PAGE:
Death in the family, illness, loss of a job, or divorce can take a great toll on our daily lives and finances. If tragedy strikes and you are unable to afford your monthly mortgage payments and find yourself falling behind, you may be able to modify your home loan to catch up and avoid foreclosure.
How Often Can You Refinance Your Home?
Refinancing your home? You may have heard stories from neighbors, friends, or family members that mention how they refinanced their home multiple times over the years. But how often can you refinance your mortgage, realistically?
Technically speaking, you can refinance your home as many times as you need, as long as it makes sense financially for you. Before you refinance your mortgage for the first time or the third, ask yourself these questions:
Does It Make Sense To Refinance?
Ideally, you should refinance your mortgage only once as refinancing multiple times can decrease the overall financial value you may receive. If your original mortgage was adjustable rate, you can refinance to a lower fixed rate, which will help protect you from future increases in interest rates.
Remember, refinancing does not pay off your current mortgage; it merely changes the current structure of your financing.
How Long Have You Lived In Your Home?
If you have lived in your home for only a year or two, it is typically not a good idea to refinance your home. Since you haven’t lived in your home long, you will not have built up much home equity.
However, you don’t want to wait too long to refinance in order to prevent the mortgage’s amortization from starting over again. This means that when you make a payment, that money will go towards the loan’s interest, not the principal (the original amount of money borrowed from the loan).
Does Your Home Have Equity?
If your home has not built up equity, then you should hold off on refinancing since that equity is used as an asset. If your home does not have any equity built up, you do have the option of utilizing a cash out refinance, an alternative to a home equity loan. Here, you are not taking out a second mortgage but rather refinancing the mortgage you currently have for more than what you owe. Then, you pocket the difference to use at your own discretion. This type of refinance should be used with caution since it can result in higher monthly payments and interest rates and lose equity on your home.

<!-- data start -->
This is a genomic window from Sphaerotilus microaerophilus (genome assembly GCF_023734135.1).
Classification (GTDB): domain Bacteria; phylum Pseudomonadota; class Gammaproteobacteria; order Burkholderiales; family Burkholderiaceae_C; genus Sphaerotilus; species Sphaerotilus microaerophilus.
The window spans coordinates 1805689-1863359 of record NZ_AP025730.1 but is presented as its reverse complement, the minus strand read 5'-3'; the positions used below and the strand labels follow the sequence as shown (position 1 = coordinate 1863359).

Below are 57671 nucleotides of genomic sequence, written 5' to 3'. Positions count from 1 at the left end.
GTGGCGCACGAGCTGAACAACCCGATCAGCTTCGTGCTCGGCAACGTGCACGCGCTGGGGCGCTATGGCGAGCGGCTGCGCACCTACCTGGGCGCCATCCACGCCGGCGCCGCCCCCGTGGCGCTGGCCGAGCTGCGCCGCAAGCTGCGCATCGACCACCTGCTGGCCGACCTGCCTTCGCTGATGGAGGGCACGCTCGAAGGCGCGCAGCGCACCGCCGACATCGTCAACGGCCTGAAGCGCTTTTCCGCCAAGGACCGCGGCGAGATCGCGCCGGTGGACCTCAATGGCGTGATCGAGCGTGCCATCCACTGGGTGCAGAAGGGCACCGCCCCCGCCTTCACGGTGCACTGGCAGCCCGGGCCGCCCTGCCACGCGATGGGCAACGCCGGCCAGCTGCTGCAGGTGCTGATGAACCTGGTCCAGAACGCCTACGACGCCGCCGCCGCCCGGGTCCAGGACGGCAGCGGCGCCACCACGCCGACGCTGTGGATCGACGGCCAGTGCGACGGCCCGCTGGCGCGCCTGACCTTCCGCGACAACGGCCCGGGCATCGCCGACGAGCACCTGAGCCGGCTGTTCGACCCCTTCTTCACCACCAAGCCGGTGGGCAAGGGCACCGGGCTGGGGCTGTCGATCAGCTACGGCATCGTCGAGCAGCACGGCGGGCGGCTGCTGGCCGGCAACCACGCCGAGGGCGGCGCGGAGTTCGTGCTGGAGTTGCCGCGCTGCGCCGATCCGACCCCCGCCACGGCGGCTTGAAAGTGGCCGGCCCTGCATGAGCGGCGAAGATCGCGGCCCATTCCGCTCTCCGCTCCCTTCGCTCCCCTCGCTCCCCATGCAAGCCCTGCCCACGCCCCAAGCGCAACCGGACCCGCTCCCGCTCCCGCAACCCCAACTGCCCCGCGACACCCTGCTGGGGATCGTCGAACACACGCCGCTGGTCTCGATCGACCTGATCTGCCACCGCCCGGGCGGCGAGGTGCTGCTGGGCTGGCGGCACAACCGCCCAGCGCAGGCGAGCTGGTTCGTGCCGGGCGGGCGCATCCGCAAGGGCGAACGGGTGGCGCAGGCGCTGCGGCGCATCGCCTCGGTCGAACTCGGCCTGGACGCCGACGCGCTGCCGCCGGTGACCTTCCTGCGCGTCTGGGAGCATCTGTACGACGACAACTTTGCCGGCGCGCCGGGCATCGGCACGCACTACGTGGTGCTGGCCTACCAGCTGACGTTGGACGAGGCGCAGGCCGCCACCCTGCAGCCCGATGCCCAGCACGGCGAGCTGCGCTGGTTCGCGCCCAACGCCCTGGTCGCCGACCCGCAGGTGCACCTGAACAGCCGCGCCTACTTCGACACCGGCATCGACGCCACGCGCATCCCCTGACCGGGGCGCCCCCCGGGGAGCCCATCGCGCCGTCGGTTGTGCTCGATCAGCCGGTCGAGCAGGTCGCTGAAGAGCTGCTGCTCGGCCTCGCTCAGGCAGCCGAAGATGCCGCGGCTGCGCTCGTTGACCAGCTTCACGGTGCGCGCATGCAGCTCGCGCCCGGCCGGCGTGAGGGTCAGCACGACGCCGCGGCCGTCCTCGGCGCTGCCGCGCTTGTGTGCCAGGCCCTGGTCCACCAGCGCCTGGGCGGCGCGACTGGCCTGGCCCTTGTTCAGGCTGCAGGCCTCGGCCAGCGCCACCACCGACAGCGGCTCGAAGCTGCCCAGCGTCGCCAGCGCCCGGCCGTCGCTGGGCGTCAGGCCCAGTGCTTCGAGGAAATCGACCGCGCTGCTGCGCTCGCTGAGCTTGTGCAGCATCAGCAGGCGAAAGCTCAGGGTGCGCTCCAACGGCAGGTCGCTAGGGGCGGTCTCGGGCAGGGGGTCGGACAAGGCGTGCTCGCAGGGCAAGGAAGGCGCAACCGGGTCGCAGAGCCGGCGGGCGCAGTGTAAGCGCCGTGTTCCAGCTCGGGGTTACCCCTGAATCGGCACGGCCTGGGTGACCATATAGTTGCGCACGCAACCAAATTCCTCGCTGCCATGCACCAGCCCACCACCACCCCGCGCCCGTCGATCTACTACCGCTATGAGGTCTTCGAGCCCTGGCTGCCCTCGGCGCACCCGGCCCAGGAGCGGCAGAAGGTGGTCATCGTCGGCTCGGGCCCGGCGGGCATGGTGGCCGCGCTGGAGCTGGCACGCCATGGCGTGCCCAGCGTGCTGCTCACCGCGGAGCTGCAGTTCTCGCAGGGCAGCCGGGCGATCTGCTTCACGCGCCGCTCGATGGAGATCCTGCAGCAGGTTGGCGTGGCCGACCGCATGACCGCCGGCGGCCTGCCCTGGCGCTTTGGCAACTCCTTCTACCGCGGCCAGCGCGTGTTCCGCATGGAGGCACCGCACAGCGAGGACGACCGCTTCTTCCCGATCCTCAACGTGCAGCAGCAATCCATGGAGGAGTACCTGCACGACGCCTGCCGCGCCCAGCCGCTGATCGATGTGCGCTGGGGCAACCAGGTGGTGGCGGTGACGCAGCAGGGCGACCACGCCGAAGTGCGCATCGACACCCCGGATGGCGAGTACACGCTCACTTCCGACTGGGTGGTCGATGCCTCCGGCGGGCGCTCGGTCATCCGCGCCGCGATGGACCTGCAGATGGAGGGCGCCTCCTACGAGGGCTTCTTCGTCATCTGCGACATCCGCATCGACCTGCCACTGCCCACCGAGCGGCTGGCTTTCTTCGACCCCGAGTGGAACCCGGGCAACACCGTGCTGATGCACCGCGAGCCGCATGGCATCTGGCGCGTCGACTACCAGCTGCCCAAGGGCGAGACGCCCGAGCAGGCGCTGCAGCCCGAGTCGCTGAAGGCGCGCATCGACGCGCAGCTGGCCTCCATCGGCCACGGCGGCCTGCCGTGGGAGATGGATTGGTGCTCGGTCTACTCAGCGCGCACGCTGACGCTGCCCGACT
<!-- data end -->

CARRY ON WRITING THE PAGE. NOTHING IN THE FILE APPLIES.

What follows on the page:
Can You Afford The Fees?
When you refinance your home, you will pay fees much like you did when you first bought your home and received your mortgage. So be sure you will be able to afford them before you refinance. Fees include:
- Closing costs
- Application fees
- Loan origination fees
Your lender will ask you to provide proof of funds and income when you apply for a refinance, including:
- Bank statements
- Credit report
- Payment history
- Employment pay stubs
- Tax returns
- Statement of assets and debts
Is Your Mortgage Almost Paid Off?
If you are close to paying off your mortgage, you will want to hold off on refinancing. Since refinancing is essentially getting a whole new mortgage, you will be extending the life of your loan. Not really something you want to do if you are a few months or a year off from paying off your original mortgage.
As always, before you make the decision to refinance your home multiple times discuss it with your lender and financial advisor beforehand. They will be able to help determine if it is right for you and your current situation.